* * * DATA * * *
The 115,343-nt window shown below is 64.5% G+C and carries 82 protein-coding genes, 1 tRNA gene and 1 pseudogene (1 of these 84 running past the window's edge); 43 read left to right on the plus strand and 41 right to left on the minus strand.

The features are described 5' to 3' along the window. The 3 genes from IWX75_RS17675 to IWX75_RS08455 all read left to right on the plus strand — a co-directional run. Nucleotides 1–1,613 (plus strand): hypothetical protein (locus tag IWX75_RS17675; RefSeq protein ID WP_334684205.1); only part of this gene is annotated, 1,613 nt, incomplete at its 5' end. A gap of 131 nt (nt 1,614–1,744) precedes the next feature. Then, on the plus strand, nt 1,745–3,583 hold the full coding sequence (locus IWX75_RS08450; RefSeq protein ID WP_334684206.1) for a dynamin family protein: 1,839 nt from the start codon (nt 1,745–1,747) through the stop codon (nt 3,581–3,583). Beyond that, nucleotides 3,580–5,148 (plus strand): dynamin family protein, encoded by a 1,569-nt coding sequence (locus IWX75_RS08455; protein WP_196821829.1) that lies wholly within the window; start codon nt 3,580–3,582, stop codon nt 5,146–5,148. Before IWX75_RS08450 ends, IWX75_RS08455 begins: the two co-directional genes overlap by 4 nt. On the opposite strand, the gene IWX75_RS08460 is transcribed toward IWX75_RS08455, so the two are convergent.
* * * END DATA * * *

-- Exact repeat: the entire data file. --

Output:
The 115,343-nt window shown below is 64.5% G+C and carries 82 protein-coding genes, 1 tRNA gene and 1 pseudogene (1 of these 84 running past the window's edge); 43 read left to right on the plus strand and 41 right to left on the minus strand.

The features are described 5' to 3' along the window. The 3 genes from IWX75_RS17675 to IWX75_RS08455 all read left to right on the plus strand — a co-directional run. Nucleotides 1–1,613 (plus strand): hypothetical protein (locus tag IWX75_RS17675; RefSeq protein ID WP_334684205.1); only part of this gene is annotated, 1,613 nt, incomplete at its 5' end. A gap of 131 nt (nt 1,614–1,744) precedes the next feature. Then, on the plus strand, nt 1,745–3,583 hold the full coding sequence (locus IWX75_RS08450; RefSeq protein ID WP_334684206.1) for a dynamin family protein: 1,839 nt from the start codon (nt 1,745–1,747) through the stop codon (nt 3,581–3,583). Beyond that, nucleotides 3,580–5,148 (plus strand): dynamin family protein, encoded by a 1,569-nt coding sequence (locus IWX75_RS08455; protein WP_196821829.1) that lies wholly within the window; start codon nt 3,580–3,582, stop codon nt 5,146–5,148. Before IWX75_RS08450 ends, IWX75_RS08455 begins: the two co-directional genes overlap by 4 nt. On the opposite strand, the gene IWX75_RS08460 is transcribed toward IWX75_RS08455, so the two are convergent.